The IU Libraries are pleased to announce the 2014-15 Information Literacy Grant recipients:
Jeffrey Saletnik (History of Art) and Kristina Keogh (IU Libraries)
FINA-A400: Senior Seminar
César Félix-Brasdefer (Spanish & Portuguese) and Luis González (IU Libraries)
HISP-S429: Spanish Sociolingiuistics and Pragmatics)
Ariann Stern-Gottschalk (Slavic) and Wookjin Cheun (IU Libraries)
SLAV-R322: Linguistic Approaches to Literature
In its fourth year, this successful grant program is administered by the IU Libraries, with support from the Office of the Vice Provost for Undergraduate Education and the College of Arts & Sciences. The program awards instructional development grants of $1500 to instructors who would like to design or revise an undergraduate course, incorporating of information literacy concepts, which broadly understood involves accessing, evaluating, and using information critically in various contexts and for specific purposes. Through the course design process, the instructor collaborates closely with a librarian to integrate information literacy throughout the semester.
Over the years, Information Literacy Grant projects have taken many forms, including sequenced research and writing assignments, training in critical analysis and use of primary source materials, and student engagement with social media and blogs. All of these projects are the result of meaningful instructor-librarian collaborations and help students to develop skills, knowledge, and dispositions central to being a critical user and producer of information.
Throughout the development of these projects, the IUB Libraries’ Department of Teaching & Learning works closely with course instructors and librarians, organizing an orientation session; identifying information literacy learning outcomes and creating assessment plans that will guide course design; and convening grant recipients to share their experiences at the conclusion of their projects. In these ways, Teaching & Learning partners with professors across campus and helps them to expand the impact of their information literacy projects to other courses they teach and ultimately to their departmental colleagues.
This year’s Information Literacy grant projects offer a sense of the diverse and creative ways in which grant recipients foster student learning.
Prof. Saletnik’s Senior Seminar (A400), an undergraduate capstone course in the Department of the History of Art, centers on the theme “Materiality and Meaning in Modern Art.” Professor Saletnik will be working with Fine Arts Librarian Kristina Keogh to redesign A400 in order to establish information literacy as an explicit, measurable course goal through assignments such as annotated bibliographies, oral presentations, and research prospectuses. Students will work through these assignments as they examine selected topics in the field of art history, gaining familiarity and experience with disciplinary research methods, scholarship, and criticism. To support students in their learning and research process, Kristina Keogh will offer a series of sessions on identifying, gathering, evaluating, and using relevant information and will meet individually with students to discuss their research questions. The resulting course framework will be shared with department faculty and will be applicable to future iterations of the class, regardless of the given course theme.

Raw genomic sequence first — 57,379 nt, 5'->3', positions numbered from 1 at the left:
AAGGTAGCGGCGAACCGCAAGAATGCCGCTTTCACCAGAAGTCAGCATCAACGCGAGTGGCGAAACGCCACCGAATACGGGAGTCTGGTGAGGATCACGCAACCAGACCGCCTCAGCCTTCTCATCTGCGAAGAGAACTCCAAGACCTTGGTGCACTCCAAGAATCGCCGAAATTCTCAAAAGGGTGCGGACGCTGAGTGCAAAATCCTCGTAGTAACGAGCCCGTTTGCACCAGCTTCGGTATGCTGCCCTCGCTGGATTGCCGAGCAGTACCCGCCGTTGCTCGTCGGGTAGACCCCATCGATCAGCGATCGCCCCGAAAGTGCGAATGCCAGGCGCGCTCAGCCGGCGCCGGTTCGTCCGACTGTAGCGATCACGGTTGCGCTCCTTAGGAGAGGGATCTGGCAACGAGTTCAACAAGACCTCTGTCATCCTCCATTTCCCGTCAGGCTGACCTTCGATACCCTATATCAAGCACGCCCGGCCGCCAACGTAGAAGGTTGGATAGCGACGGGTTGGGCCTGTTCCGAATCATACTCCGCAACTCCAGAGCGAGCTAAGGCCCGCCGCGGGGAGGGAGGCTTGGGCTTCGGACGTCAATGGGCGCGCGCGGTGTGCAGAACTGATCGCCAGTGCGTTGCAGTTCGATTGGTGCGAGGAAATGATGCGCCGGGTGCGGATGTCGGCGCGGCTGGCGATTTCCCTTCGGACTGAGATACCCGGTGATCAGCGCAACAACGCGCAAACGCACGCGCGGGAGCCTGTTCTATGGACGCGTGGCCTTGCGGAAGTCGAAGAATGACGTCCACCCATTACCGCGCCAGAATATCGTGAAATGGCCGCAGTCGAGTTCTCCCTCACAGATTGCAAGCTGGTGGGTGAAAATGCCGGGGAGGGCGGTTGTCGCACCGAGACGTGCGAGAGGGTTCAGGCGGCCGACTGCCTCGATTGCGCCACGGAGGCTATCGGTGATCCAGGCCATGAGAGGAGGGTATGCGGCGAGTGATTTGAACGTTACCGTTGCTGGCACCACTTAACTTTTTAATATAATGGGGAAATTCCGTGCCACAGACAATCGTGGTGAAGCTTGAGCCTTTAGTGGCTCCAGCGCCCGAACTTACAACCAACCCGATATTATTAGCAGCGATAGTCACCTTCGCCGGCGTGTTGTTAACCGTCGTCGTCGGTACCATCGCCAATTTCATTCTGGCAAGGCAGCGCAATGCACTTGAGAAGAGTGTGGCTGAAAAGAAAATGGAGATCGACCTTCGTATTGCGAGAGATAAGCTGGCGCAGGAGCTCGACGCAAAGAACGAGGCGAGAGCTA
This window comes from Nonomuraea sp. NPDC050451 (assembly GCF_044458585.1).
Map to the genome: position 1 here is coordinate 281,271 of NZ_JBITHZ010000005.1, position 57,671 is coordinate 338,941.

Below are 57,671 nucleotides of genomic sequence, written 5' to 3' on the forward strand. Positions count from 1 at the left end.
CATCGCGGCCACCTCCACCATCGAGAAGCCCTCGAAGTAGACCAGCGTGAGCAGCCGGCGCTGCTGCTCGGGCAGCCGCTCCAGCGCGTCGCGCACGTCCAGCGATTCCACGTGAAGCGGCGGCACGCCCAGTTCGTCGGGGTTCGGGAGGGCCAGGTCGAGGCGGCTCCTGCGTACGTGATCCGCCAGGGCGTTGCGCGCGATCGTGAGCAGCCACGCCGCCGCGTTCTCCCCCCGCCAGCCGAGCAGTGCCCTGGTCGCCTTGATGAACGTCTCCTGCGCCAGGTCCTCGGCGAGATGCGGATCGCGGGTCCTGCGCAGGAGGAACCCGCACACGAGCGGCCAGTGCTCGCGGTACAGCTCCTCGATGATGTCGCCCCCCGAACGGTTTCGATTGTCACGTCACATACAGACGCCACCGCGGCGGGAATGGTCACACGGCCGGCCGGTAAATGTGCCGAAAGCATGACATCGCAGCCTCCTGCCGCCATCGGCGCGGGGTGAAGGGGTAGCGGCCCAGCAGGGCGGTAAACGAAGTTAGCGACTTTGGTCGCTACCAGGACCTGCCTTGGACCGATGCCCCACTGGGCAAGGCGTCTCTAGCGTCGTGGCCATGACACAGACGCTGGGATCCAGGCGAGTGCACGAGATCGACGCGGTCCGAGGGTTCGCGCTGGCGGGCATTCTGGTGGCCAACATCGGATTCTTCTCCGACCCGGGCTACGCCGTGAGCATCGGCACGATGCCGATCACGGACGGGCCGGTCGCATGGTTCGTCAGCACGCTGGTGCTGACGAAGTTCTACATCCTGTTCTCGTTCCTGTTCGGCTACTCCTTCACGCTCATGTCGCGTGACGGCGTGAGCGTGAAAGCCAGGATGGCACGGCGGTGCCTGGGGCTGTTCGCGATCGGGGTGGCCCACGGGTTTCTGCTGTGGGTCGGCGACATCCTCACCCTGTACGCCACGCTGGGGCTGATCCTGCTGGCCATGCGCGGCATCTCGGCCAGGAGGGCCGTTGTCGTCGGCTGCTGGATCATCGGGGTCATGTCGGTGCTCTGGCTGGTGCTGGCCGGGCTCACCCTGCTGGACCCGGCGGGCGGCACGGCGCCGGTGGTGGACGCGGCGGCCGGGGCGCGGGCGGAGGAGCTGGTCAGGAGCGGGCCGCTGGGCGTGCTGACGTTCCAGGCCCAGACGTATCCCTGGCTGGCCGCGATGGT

In Prof. Félix-Brasdefer’s Spanish Sociolinguistics and Pragmatics course (S429), an elective for Spanish majors and minors, students will explore specific issues in the field of linguistics as they work through a series of small assignments that lead to a longer final paper, in which they develop an academic argument on a chosen topic of interest. The smaller assignments, which will be developed through collaboration with Area Studies librarian Luis Gonzalez, will focus on processes such as developing an argument, compiling and condensing information in order to develop and articulate a theoretical framework, and evaluating previous research. Modeling research processes will also be key to helping students develop disciplinary understandings, as the instructor will demonstrate and discuss questions like what constitutes an empirical study, how data are collected and analyzed for linguistic purposes, and what ethical concerns must be considered for human subjects research.
Prof. Stern-Gottschalk’s Linguistic Approaches to Literature (R322), a new seminar in Russian poetics, will expand the course offerings in IU’s Slavic department, where dedicated courses on poetry have not been offered recently. R351 will also be unique in the structured guidance it provides to students on locating and evaluating information of potential value to their own research and learning. Prof. Stern-Gottschalk’s collaboration with Slavic and East European Studies Librarian Wookjin Cheun will include design and delivery of assignments and activities related to information literacy; an introduction to relevant Slavic print and online resources; and guidance in selecting, representing, and sharing relevant resources with a larger research community through online resources like IUB’s Library Guides.